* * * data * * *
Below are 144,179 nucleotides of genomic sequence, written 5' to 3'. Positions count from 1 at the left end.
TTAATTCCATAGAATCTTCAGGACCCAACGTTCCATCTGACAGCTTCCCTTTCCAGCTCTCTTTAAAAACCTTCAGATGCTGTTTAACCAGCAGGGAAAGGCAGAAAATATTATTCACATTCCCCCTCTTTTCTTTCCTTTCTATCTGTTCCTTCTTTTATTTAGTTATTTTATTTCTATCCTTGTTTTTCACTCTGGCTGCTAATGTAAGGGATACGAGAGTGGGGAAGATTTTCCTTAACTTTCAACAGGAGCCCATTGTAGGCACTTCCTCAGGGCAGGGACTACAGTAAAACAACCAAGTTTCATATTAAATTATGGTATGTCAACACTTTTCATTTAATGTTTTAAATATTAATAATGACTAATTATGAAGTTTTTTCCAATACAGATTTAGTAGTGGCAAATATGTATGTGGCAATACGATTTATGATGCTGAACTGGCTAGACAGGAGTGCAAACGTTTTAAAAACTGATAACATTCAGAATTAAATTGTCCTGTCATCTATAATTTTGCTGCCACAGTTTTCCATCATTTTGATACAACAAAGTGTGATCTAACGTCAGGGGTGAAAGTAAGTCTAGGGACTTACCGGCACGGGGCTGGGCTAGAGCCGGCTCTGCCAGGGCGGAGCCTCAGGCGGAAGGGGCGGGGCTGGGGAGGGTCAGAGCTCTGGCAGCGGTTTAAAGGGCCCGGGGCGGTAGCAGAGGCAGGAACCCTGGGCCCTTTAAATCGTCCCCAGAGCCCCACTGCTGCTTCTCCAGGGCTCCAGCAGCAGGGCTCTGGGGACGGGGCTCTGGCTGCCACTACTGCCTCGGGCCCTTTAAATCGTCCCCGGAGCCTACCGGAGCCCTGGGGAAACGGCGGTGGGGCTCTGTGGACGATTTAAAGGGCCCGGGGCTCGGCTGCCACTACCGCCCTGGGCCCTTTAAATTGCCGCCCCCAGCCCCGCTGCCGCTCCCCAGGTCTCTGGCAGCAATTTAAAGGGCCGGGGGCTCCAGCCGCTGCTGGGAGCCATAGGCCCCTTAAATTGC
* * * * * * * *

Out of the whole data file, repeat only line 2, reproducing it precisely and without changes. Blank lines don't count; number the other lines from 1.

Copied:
TTAATTCCATAGAATCTTCAGGACCCAACGTTCCATCTGACAGCTTCCCTTTCCAGCTCTCTTTAAAAACCTTCAGATGCTGTTTAACCAGCAGGGAAAGGCAGAAAATATTATTCACATTCCCCCTCTTTTCTTTCCTTTCTATCTGTTCCTTCTTTTATTTAGTTATTTTATTTCTATCCTTGTTTTTCACTCTGGCTGCTAATGTAAGGGATACGAGAGTGGGGAAGATTTTCCTTAACTTTCAACAGGAGCCCATTGTAGGCACTTCCTCAGGGCAGGGACTACAGTAAAACAACCAAGTTTCATATTAAATTATGGTATGTCAACACTTTTCATTTAATGTTTTAAATATTAATAATGACTAATTATGAAGTTTTTTCCAATACAGATTTAGTAGTGGCAAATATGTATGTGGCAATACGATTTATGATGCTGAACTGGCTAGACAGGAGTGCAAACGTTTTAAAAACTGATAACATTCAGAATTAAATTGTCCTGTCATCTATAATTTTGCTGCCACAGTTTTCCATCATTTTGATACAACAAAGTGTGATCTAACGTCAGGGGTGAAAGTAAGTCTAGGGACTTACCGGCACGGGGCTGGGCTAGAGCCGGCTCTGCCAGGGCGGAGCCTCAGGCGGAAGGGGCGGGGCTGGGGAGGGTCAGAGCTCTGGCAGCGGTTTAAAGGGCCCGGGGCGGTAGCAGAGGCAGGAACCCTGGGCCCTTTAAATCGTCCCCAGAGCCCCACTGCTGCTTCTCCAGGGCTCCAGCAGCAGGGCTCTGGGGACGGGGCTCTGGCTGCCACTACTGCCTCGGGCCCTTTAAATCGTCCCCGGAGCCTACCGGAGCCCTGGGGAAACGGCGGTGGGGCTCTGTGGACGATTTAAAGGGCCCGGGGCTCGGCTGCCACTACCGCCCTGGGCCCTTTAAATTGCCGCCCCCAGCCCCGCTGCCGCTCCCCAGGTCTCTGGCAGCAATTTAAAGGGCCGGGGGCTCCAGCCGCTGCTGGGAGCCATAGGCCCCTTAAATTGC